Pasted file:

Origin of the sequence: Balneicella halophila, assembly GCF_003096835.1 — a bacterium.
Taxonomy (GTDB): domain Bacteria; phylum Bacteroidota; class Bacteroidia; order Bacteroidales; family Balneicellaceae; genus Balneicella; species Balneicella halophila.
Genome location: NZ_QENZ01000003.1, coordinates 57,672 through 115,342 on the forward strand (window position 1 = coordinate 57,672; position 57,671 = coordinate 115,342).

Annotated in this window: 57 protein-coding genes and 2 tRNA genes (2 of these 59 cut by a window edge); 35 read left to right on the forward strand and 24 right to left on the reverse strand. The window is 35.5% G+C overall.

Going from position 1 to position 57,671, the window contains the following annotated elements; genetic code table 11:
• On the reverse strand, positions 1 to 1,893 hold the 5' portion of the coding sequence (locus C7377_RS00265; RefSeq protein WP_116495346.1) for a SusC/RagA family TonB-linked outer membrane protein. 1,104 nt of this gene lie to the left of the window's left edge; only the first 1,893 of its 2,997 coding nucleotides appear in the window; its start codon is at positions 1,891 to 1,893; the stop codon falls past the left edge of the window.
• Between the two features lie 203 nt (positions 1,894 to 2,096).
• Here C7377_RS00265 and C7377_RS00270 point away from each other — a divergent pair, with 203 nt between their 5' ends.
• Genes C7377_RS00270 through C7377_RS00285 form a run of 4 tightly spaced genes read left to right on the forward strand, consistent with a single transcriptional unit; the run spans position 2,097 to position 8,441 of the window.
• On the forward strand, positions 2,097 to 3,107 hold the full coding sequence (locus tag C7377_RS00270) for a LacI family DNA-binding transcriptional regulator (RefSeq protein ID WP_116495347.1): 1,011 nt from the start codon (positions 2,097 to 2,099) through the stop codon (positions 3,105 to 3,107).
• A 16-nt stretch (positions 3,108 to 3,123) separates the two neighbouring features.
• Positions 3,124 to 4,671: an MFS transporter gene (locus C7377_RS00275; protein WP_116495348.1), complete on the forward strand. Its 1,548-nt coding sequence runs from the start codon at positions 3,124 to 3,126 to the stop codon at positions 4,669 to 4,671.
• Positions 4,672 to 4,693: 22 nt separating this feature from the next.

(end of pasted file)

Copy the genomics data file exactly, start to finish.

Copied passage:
Origin of the sequence: Balneicella halophila, assembly GCF_003096835.1 — a bacterium.
Taxonomy (GTDB): domain Bacteria; phylum Bacteroidota; class Bacteroidia; order Bacteroidales; family Balneicellaceae; genus Balneicella; species Balneicella halophila.
Genome location: NZ_QENZ01000003.1, coordinates 57,672 through 115,342 on the forward strand (window position 1 = coordinate 57,672; position 57,671 = coordinate 115,342).

Annotated in this window: 57 protein-coding genes and 2 tRNA genes (2 of these 59 cut by a window edge); 35 read left to right on the forward strand and 24 right to left on the reverse strand. The window is 35.5% G+C overall.

Going from position 1 to position 57,671, the window contains the following annotated elements; genetic code table 11:
• On the reverse strand, positions 1 to 1,893 hold the 5' portion of the coding sequence (locus C7377_RS00265; RefSeq protein WP_116495346.1) for a SusC/RagA family TonB-linked outer membrane protein. 1,104 nt of this gene lie to the left of the window's left edge; only the first 1,893 of its 2,997 coding nucleotides appear in the window; its start codon is at positions 1,891 to 1,893; the stop codon falls past the left edge of the window.
• Between the two features lie 203 nt (positions 1,894 to 2,096).
• Here C7377_RS00265 and C7377_RS00270 point away from each other — a divergent pair, with 203 nt between their 5' ends.
• Genes C7377_RS00270 through C7377_RS00285 form a run of 4 tightly spaced genes read left to right on the forward strand, consistent with a single transcriptional unit; the run spans position 2,097 to position 8,441 of the window.
• On the forward strand, positions 2,097 to 3,107 hold the full coding sequence (locus tag C7377_RS00270) for a LacI family DNA-binding transcriptional regulator (RefSeq protein ID WP_116495347.1): 1,011 nt from the start codon (positions 2,097 to 2,099) through the stop codon (positions 3,105 to 3,107).
• A 16-nt stretch (positions 3,108 to 3,123) separates the two neighbouring features.
• Positions 3,124 to 4,671: an MFS transporter gene (locus C7377_RS00275; protein WP_116495348.1), complete on the forward strand. Its 1,548-nt coding sequence runs from the start codon at positions 3,124 to 3,126 to the stop codon at positions 4,669 to 4,671.
• Positions 4,672 to 4,693: 22 nt separating this feature from the next.